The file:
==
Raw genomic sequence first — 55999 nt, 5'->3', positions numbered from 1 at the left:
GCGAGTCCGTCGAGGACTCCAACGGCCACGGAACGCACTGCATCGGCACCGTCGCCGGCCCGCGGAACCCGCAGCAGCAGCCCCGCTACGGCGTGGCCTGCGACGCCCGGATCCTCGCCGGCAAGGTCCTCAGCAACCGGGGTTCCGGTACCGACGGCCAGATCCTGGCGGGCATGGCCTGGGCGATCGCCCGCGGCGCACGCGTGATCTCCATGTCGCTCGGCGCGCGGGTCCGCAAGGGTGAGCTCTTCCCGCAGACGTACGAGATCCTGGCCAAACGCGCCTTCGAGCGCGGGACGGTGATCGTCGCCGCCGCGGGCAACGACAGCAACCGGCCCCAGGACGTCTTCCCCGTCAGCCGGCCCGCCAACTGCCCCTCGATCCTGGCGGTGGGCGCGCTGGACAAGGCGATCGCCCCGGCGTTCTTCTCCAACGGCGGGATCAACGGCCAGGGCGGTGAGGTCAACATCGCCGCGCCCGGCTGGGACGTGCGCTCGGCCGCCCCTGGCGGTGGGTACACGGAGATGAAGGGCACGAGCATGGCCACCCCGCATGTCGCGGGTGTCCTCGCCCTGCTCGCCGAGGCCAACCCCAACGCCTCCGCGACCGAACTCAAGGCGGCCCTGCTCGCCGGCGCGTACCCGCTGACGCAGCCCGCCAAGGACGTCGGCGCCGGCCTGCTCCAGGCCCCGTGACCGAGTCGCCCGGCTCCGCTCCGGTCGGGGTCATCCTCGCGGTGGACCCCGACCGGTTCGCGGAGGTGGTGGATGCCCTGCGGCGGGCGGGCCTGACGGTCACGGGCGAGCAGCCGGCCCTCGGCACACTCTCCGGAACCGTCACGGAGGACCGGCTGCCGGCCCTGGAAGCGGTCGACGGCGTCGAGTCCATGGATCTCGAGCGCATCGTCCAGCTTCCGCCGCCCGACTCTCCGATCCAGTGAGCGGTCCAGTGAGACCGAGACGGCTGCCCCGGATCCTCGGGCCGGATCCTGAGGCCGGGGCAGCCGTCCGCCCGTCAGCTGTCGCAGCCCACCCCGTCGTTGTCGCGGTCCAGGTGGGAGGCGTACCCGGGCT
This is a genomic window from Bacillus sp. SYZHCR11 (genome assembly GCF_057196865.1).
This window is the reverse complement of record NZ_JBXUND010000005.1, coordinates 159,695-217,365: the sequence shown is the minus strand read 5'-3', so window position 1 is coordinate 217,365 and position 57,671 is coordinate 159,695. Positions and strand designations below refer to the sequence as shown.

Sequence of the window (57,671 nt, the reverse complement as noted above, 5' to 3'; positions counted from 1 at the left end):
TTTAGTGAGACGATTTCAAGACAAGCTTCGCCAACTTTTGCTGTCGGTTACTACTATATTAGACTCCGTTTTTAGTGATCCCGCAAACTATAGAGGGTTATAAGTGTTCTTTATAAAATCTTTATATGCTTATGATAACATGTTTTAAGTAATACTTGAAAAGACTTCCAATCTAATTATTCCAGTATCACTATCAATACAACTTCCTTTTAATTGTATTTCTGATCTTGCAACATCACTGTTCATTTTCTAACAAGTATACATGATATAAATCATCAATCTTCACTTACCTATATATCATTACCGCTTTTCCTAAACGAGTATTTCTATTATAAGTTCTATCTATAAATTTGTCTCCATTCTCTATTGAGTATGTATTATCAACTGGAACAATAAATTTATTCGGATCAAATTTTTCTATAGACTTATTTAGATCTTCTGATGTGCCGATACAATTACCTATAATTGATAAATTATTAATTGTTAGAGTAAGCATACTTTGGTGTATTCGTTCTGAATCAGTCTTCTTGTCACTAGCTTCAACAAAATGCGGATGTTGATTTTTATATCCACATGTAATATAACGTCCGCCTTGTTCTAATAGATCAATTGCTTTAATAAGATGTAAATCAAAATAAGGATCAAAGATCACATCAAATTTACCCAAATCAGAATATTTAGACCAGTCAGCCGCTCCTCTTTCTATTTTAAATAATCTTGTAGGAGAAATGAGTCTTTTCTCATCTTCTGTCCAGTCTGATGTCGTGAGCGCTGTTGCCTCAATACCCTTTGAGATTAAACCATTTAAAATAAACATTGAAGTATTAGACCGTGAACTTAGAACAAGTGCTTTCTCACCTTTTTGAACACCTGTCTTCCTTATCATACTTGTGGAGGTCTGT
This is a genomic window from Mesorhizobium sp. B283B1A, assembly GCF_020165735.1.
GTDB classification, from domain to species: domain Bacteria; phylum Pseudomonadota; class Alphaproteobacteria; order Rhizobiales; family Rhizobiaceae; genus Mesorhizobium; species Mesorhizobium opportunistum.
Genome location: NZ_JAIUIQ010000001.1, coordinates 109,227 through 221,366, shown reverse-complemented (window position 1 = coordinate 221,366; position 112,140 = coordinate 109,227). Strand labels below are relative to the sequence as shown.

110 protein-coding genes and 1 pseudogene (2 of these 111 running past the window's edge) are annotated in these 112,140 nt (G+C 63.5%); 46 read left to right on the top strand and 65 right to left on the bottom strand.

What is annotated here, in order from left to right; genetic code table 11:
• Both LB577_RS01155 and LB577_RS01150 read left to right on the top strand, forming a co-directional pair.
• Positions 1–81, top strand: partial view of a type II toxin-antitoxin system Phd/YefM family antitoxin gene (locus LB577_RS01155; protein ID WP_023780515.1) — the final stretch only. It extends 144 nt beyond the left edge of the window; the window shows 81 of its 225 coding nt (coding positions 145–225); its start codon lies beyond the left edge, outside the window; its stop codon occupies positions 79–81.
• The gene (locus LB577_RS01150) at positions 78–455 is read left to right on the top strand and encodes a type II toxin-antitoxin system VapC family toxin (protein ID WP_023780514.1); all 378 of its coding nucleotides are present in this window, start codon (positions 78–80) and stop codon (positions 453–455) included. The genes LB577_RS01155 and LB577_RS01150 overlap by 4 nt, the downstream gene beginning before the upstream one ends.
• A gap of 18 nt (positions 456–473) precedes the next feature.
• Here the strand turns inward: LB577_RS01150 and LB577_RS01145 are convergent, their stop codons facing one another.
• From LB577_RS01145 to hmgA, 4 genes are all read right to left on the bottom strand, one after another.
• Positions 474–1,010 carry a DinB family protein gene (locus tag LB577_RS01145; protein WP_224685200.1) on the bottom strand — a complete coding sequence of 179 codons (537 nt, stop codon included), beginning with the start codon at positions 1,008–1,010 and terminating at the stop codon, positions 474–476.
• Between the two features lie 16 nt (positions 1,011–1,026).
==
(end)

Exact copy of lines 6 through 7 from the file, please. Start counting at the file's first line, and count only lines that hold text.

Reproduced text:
TTTAGTGAGACGATTTCAAGACAAGCTTCGCCAACTTTTGCTGTCGGTTACTACTATATTAGACTCCGTTTTTAGTGATCCCGCAAACTATAGAGGGTTATAAGTGTTCTTTATAAAATCTTTATATGCTTATGATAACATGTTTTAAGTAATACTTGAAAAGACTTCCAATCTAATTATTCCAGTATCACTATCAATACAACTTCCTTTTAATTGTATTTCTGATCTTGCAACATCACTGTTCATTTTCTAACAAGTATACATGATATAAATCATCAATCTTCACTTACCTATATATCATTACCGCTTTTCCTAAACGAGTATTTCTATTATAAGTTCTATCTATAAATTTGTCTCCATTCTCTATTGAGTATGTATTATCAACTGGAACAATAAATTTATTCGGATCAAATTTTTCTATAGACTTATTTAGATCTTCTGATGTGCCGATACAATTACCTATAATTGATAAATTATTAATTGTTAGAGTAAGCATACTTTGGTGTATTCGTTCTGAATCAGTCTTCTTGTCACTAGCTTCAACAAAATGCGGATGTTGATTTTTATATCCACATGTAATATAACGTCCGCCTTGTTCTAATAGATCAATTGCTTTAATAAGATGTAAATCAAAATAAGGATCAAAGATCACATCAAATTTACCCAAATCAGAATATTTAGACCAGTCAGCCGCTCCTCTTTCTATTTTAAATAATCTTGTAGGAGAAATGAGTCTTTTCTCATCTTCTGTCCAGTCTGATGTCGTGAGCGCTGTTGCCTCAATACCCTTTGAGATTAAACCATTTAAAATAAACATTGAAGTATTAGACCGTGAACTTAGAACAAGTGCTTTCTCACCTTTTTGAACACCTGTCTTCCTTATCATACTTGTGGAGGTCTGT
This is a genomic window from Mesorhizobium sp. B283B1A, assembly GCF_020165735.1.